Make sure to check the Digital Services Directive FAQ.

The EU states that the Digital Services Act will help small and medium-sized businesses and startups expand beyond their home market. This is because it reduces the costs of complying with 27 different laws across Europe.

So far, the member states have regulated these services differently. This created barriers for smaller companies looking to expand and scale up across the EU and resulted in different levels of protection for Europeans.

Read more about the DSA package in our article DMA and DSA – how these new laws influence online business.

Data protection regulations

The focal point of these regulations is processing personal data and protecting consumers’ privacy online. And since your ecommerce deals with personal or even sensitive data daily – understanding and complying with them is a must. 

This chapter will guide you through the most important data protection regulations worldwide.

ePrivacy Directive

Covered area: European Economic Area (EEA)

The ePrivacy Directive, also known as the “cookie law”, was passed by the European Union in 2002 and amended in 2009. It governs the use of cookies and the processing of personal data on websites.

Since its enforcement, websites frequented by EU visitors have to obtain explicit user consent before activating any cookies or trackers that aren’t strictly necessary for the core functioning of the website and services. 

But there’s more to that. Your website also has to:

  • Ask for cookie consent in a user-friendly way.
  • Inform the end-users about all cookies and trackers your website uses in understandable, plain language.
  • Inform them about the purposes of data processing as well as data storage, retention, and access.
  • Make the withdrawal of cookie consent as easy as its submission.

Because of the ePrivacy Directive, your website must present a cookie banner in the EU, giving European visitors more control over their personal data.

Learn more about cookie consent from our article Everything you need to know about cookie consent in the EU.

Despite being nicknamed the “cookie law”, the ePrivacy Directive is not an actual law. It is a legislative act that sets out a goal all EU countries must achieve and implement locally. However, it’s up to the EU countries how they accomplish these goals. Therefore, you should seek more guidance on the local implementation of the directive in the countries you run your business.

ePrivacy Regulation is a draft regulation proposed by the European Commission that will replace the ePrivacy Directive in the future. It will update the current rules for using modern technology and adapt them to GDPR.

The new regulation will impose stricter rules for electronic communications and cover services such as Skype, WhatsApp, Facebook Messenger, Gmail, iMessage, or Viber. The goal is to prevent communication apps and internet services from intercepting, recording, or tapping into user messages.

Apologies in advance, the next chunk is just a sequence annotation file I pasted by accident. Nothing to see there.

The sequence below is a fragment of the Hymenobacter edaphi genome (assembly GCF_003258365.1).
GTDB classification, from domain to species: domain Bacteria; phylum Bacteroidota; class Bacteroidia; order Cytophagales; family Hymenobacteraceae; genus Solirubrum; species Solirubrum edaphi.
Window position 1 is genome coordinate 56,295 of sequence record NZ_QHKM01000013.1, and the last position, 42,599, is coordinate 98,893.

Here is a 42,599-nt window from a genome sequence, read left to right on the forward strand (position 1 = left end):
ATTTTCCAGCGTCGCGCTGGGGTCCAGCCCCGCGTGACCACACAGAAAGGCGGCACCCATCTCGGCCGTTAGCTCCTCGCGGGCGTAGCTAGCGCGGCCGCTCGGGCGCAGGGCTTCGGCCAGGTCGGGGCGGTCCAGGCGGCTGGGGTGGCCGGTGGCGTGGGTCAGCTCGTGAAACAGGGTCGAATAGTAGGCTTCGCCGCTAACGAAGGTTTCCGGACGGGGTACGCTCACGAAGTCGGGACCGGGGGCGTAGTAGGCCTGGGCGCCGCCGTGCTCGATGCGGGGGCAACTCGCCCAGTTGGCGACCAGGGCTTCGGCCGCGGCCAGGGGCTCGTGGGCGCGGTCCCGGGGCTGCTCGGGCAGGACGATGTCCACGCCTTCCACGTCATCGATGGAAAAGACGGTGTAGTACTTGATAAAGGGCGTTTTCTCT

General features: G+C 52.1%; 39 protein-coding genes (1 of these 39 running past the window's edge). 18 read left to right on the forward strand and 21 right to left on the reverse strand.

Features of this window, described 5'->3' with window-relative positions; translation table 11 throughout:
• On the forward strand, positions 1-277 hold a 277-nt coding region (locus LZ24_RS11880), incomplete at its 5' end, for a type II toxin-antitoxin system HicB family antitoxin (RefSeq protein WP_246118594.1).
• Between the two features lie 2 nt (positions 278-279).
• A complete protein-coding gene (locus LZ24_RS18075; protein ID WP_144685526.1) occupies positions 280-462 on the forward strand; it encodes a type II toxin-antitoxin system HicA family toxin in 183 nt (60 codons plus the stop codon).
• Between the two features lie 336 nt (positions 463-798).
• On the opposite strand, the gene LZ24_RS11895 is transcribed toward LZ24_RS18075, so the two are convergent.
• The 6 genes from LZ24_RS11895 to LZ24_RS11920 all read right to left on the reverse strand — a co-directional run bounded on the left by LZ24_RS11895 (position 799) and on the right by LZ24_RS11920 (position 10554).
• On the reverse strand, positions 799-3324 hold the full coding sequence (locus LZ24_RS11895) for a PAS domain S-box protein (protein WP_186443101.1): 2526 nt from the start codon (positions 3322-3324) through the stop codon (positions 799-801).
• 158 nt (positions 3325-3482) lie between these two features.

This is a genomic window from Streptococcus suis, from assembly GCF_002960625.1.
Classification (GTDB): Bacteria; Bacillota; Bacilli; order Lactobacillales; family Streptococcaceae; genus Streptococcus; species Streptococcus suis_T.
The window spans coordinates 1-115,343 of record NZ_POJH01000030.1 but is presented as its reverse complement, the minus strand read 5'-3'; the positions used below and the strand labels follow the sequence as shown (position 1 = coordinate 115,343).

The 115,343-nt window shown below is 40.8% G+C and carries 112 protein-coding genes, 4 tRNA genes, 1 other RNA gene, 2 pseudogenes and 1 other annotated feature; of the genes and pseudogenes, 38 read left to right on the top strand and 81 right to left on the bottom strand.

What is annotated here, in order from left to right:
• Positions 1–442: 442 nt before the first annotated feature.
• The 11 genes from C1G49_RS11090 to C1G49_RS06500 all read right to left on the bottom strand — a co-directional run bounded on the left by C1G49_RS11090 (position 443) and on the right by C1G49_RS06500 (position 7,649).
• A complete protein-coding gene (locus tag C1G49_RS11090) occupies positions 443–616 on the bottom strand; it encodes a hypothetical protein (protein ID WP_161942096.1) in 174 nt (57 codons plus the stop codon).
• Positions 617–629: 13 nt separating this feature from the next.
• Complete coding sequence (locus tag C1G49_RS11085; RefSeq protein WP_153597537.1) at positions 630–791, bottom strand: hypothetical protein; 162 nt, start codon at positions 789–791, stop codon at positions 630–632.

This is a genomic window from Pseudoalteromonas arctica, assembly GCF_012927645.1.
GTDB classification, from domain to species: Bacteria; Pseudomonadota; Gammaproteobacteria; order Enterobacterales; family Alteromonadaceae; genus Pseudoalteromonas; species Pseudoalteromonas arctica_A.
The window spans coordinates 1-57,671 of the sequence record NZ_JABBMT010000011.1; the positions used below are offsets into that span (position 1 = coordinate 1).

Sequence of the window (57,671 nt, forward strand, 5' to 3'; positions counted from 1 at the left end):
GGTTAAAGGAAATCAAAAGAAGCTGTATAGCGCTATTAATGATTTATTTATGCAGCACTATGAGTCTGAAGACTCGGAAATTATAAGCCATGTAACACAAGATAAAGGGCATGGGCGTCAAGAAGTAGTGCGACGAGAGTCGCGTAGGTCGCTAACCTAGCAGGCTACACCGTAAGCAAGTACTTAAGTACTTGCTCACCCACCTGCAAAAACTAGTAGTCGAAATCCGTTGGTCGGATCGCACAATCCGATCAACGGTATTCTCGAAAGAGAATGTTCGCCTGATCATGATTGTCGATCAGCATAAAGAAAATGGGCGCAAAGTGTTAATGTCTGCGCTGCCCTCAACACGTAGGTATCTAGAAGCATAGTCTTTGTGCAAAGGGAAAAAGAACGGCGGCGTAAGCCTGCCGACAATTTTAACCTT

Other key provisions of the proposed ePrivacy Regulation include:

  • The same level of protection of electronic communication for all people and businesses and a single set of rules for companies across the EU
  • Protection of metadata – the information that describes other pieces of data, such as author, date, location, etc. Metadata should be anonymized or deleted if visitors don’t allow its use. The exception includes data necessary for billing.
  • Simpler rules for cookies. Introducing user-friendly browser settings provides an easy way to accept or refuse tracking cookies and other identifiers. No consent is required for cookies that improve the internet experience, such as by saving shopping cart history or counting website visitors.
  • Protection against spam. The regulation will ban unsolicited electronic communications by email, SMS, and automated calling machines. 
  • More effective enforcement. Like with GDPR, data protection authorities will be responsible for enforcing the new regulation rules.

The ePrivacy Regulation is still in the legislative process, and its effective date remains unknown. But one thing is for sure: cookies and consent will stay.

In November 2023, the European Data Protection Board (EDPB) formulated guidelines outlining the new technical scope of Art. 5 (3) of the ePrivacy Directive. According to this article, companies must obtain prior consent before storing or accessing information on a user’s electronic device unless it is necessary to provide the requested service. So far, this principle has mainly applied to Internet cookies. The recent guidelines significantly extend the list of technologies covered by Art. 5 (3) to include new tracking methods and technical operations.